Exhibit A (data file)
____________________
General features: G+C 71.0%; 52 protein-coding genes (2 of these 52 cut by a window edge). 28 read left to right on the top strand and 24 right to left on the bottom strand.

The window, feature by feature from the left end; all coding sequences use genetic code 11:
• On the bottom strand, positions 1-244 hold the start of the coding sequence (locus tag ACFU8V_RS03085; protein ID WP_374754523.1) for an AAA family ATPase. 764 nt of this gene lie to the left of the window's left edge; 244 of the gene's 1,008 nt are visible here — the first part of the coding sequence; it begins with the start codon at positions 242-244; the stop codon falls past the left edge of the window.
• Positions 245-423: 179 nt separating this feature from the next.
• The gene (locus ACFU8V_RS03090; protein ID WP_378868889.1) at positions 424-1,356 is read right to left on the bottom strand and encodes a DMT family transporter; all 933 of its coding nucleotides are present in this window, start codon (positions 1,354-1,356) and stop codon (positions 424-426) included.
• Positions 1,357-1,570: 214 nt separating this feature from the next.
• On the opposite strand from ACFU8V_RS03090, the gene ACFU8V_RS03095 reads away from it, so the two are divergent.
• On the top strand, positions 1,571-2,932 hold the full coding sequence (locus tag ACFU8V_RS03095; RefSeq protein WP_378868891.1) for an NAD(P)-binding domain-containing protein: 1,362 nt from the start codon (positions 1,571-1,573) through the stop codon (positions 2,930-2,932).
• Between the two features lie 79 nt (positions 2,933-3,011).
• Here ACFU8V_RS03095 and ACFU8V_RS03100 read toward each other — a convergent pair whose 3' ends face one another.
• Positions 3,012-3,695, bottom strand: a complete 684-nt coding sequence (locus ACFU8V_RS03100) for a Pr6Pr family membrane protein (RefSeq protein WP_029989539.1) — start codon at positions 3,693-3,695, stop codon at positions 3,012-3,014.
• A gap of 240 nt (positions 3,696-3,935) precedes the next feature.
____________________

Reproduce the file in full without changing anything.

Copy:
General features: G+C 71.0%; 52 protein-coding genes (2 of these 52 cut by a window edge). 28 read left to right on the top strand and 24 right to left on the bottom strand.

The window, feature by feature from the left end; all coding sequences use genetic code 11:
• On the bottom strand, positions 1-244 hold the start of the coding sequence (locus tag ACFU8V_RS03085; protein ID WP_374754523.1) for an AAA family ATPase. 764 nt of this gene lie to the left of the window's left edge; 244 of the gene's 1,008 nt are visible here — the first part of the coding sequence; it begins with the start codon at positions 242-244; the stop codon falls past the left edge of the window.
• Positions 245-423: 179 nt separating this feature from the next.
• The gene (locus ACFU8V_RS03090; protein ID WP_378868889.1) at positions 424-1,356 is read right to left on the bottom strand and encodes a DMT family transporter; all 933 of its coding nucleotides are present in this window, start codon (positions 1,354-1,356) and stop codon (positions 424-426) included.
• Positions 1,357-1,570: 214 nt separating this feature from the next.
• On the opposite strand from ACFU8V_RS03090, the gene ACFU8V_RS03095 reads away from it, so the two are divergent.
• On the top strand, positions 1,571-2,932 hold the full coding sequence (locus tag ACFU8V_RS03095; RefSeq protein WP_378868891.1) for an NAD(P)-binding domain-containing protein: 1,362 nt from the start codon (positions 1,571-1,573) through the stop codon (positions 2,930-2,932).
• Between the two features lie 79 nt (positions 2,933-3,011).
• Here ACFU8V_RS03095 and ACFU8V_RS03100 read toward each other — a convergent pair whose 3' ends face one another.
• Positions 3,012-3,695, bottom strand: a complete 684-nt coding sequence (locus ACFU8V_RS03100) for a Pr6Pr family membrane protein (RefSeq protein WP_029989539.1) — start codon at positions 3,693-3,695, stop codon at positions 3,012-3,014.
• A gap of 240 nt (positions 3,696-3,935) precedes the next feature.